5. Deco hues: Color has been nudging gray and greige out of the picture, but, for many decorators, bright primary shades can still feel uncouth. “My favorite palette is anything muted and Deco-inspired: rose quartz, amethyst, topaz, olive, whiskey and raisin,” said Los Angeles designer Michael Berman. “Colors that appear to be filtered through smoke and sunlight.” One exception: Several designers expressed a creeping fondness for hits of acid yellow, especially to jolt an otherwise mellow color scheme.

What’s out for 2014 Illustration by gluekit for The Wall Street Journal
1. Ikat prints: Historically used “to dress the grandest pashas, the ikat pattern has become a patchy print on kitchen towels,” said Los Angeles-based designer Martyn Lawrence Bullard. Laguna Beach designer Sheldon Harte agreed: “You know it’s over when it’s showing up on paper plates at CVS.”
2. All-white kitchens: A decade after the 2003 Diane Keaton film “Something’s Gotta Give” glorified the control-freak look, the all-white kitchen “feels cold, stark and humorless,” said New York designer Alexandra Champalimaud. NYC designer Fawn Galli still makes room for pallor, however: “The new white-glass appliances add cleanliness and calm, unlike ubiquitous stainless steel.”
3. Woodland creatures: The use of blinky owls, Machiavellian foxes, timid deer and, most recently, mushrooms as decorative motifs in artwork and textiles is verging on kitschy, said Ms. Galli. Try something that’s actually alive, said L.A. designer Betsy Burnham, a fan of potted fiddle-leaf fig trees.
4. Books reduced to décor: “It’s a statement about not reading,” said San Francisco designer Scot Meacham Wood of books that are dust-jacketed in matching colors, stacked into precious tabletop tableaux or—as one high-profile decorator actually did in 2013—arrayed on shelves with their spines to the wall. “It’s an affectation,” said Chicago designer Alessandra Branca.
5. The Belgian look: Devolving into a catalog cliché, the mix of freshly manufactured “antiques” with the linen upholstery and neutral tones so beloved by Belgian tastemakers like Axel Vervoordt “has influenced even our Main Street, U.S.A. vendors,” said Mr. Bullard. “You can’t do a whole room like that without it looking like a hotel lobby,” added Dallas designer Jan Showers.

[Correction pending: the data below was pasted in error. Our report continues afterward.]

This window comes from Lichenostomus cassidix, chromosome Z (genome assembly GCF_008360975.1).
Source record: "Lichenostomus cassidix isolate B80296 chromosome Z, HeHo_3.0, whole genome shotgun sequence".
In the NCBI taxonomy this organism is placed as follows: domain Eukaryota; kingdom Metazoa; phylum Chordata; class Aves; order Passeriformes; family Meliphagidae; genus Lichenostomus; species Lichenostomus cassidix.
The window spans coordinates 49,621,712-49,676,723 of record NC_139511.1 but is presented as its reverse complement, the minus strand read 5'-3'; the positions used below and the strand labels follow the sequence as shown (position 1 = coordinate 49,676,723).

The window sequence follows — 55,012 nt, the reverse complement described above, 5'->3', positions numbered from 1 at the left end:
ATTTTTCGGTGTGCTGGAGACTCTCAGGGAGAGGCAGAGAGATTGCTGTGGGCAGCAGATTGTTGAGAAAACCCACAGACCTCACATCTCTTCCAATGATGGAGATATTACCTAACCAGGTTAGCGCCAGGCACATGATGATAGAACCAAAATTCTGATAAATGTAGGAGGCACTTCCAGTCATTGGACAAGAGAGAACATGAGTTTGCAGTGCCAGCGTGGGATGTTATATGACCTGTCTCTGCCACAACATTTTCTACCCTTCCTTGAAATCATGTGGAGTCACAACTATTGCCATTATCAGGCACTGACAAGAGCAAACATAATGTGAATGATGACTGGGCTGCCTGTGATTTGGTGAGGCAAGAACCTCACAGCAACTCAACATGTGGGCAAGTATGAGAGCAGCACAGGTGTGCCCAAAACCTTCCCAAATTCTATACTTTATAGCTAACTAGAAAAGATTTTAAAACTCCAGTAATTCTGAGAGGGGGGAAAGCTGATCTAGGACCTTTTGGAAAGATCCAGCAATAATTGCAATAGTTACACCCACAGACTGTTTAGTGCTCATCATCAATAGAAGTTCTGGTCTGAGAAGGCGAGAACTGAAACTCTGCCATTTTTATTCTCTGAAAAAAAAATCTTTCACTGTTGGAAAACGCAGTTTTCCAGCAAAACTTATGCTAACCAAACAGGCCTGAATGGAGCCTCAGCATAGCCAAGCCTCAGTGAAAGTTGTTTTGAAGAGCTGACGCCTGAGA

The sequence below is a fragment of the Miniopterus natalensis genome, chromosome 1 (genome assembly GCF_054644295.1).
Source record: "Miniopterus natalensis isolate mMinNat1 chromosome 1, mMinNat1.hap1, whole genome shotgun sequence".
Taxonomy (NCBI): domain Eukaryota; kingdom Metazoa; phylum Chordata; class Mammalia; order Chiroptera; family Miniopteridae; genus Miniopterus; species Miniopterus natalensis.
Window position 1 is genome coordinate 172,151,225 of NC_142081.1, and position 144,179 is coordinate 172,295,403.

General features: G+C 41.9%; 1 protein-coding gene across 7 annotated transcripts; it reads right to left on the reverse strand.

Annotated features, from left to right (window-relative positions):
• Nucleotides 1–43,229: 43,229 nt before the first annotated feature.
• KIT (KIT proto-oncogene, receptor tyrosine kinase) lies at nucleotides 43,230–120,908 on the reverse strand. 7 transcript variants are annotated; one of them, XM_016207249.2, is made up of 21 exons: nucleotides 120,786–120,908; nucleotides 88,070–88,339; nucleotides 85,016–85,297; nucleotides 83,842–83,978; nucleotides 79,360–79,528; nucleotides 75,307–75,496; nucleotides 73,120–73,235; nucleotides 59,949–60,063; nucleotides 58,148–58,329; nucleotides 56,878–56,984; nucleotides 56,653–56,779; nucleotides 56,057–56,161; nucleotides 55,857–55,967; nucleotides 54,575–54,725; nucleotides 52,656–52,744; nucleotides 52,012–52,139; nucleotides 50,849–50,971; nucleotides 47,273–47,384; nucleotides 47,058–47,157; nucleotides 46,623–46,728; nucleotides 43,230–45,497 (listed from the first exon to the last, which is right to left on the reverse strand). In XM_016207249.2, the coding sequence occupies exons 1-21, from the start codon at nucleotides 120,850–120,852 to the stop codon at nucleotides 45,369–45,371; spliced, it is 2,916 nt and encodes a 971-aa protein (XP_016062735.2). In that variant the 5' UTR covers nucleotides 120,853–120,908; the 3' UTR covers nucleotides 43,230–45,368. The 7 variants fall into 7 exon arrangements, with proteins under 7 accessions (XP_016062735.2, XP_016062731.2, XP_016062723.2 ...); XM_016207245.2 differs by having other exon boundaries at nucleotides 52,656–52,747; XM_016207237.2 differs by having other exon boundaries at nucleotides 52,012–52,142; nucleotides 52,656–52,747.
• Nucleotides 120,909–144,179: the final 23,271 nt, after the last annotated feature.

FROM MICHAEL BOODRO OF ELLE DECOR:

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William Abranowicz

1. BEJEWELED KITCHENS

The kitchen has long since become the heart of the home, and now designers are dressing it up accordingly. Kelly Wearstler and Stephen Gambrel are fitting out kitchens with elaborate custom cabinetry painted in rich gemstone colors, and accented with gleaming brass or chrome, all lit by unusual lighting fixtures. And companies such as Caesarstone and Antolini have devised composite surfaces that mimic malachite, agate, and other exotic semi-precious stones, perfect for dramatic countertops and backsplashes. Kitchens are becoming downright glamorous.

 

2. HONEY-TONE WOODS

Maybe as a reaction to all the dark wenge and other woods we’ve been seeing in furniture for so long, lighter, honey-color woods such as walnut, oak, and cherry are looking fresh. Two standout collections that include lots of lighter woods are David Easton for Chaddock and Ralph Lauren Home

3. TURQUOISE

It was everywhere at High Point this fall and we expect to see it a great deal in 2014. Perhaps this is the culmination of all the blues and greens we’ve been seeing in the past couple of years. Turquoise showed up in upholstery, wall coverings, and on furniture. And we’re talking deep and saturated, not pale and wimpy.

Read more: 2014 Design Trends – Decorating Trends for 2014 – ELLE DECOR

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Dominique Vorillon; William Waldron

4. HAIR ON HIDE

The popular hide rugs have climbed up onto sofas and chairs and even to tables and consoles. You’ll want to pet the furniture in the months ahead. At Lee Industries, you can even choose whether to have a chair upholstered in a summer (shorter) or winter (longer and curlier) fur. And at High Point, Bernhardt featured a handsome console that was covered in the soft skins—a nod to both the trend and classic Jean-Michel Frank designs.

5. THE END OF THE DISTINCTION BETWEEN INDOOR AND OUT

Outdoor fabrics have undergone a revolution, and now the design of outdoor furniture is keeping pace. Soon you’ll be wondering if you shouldn’t be lugging your outdoor pieces inside. Gloster has brought Danish modern style to the patio, and Bunny Williams’s new collection for Century and Michael S. Smith’s for Brown Jordan make it possible to have all the style you are used to in the living room out under the open skies. And the fabrics, by SunbrellaPerennials, and many other companies are more varied and luscious than ever, so the possibilities for stylish outdoor living are virtually endless.

FROM YOURS TRULY:

The images below show recurring themes I saw at Maison & Objet in Paris and High Point Market this fall. I would gladly welcome any of these gorgeous objects into my home…

1. ROCK CRYSTAL

Voisson

 

  2. TAXIDERMY

Maison & Objet The Real Thing
Rattan Animal Heads
Resin Animal Heads

  3. BRASS MIXED WITH LUCITE & FABRICS

Nicola Falcone
Taylor & Burke
Celerie Kemble for Henredon

4. PINK ACCENTS 

Ro Sham Beaux
Grace & Blake
Regina Andrew

5. GLOBAL CHIC

JuJus at Masion et Objet
Latin American Textile
JuJu, Tusks & Faux Ostrich Eggs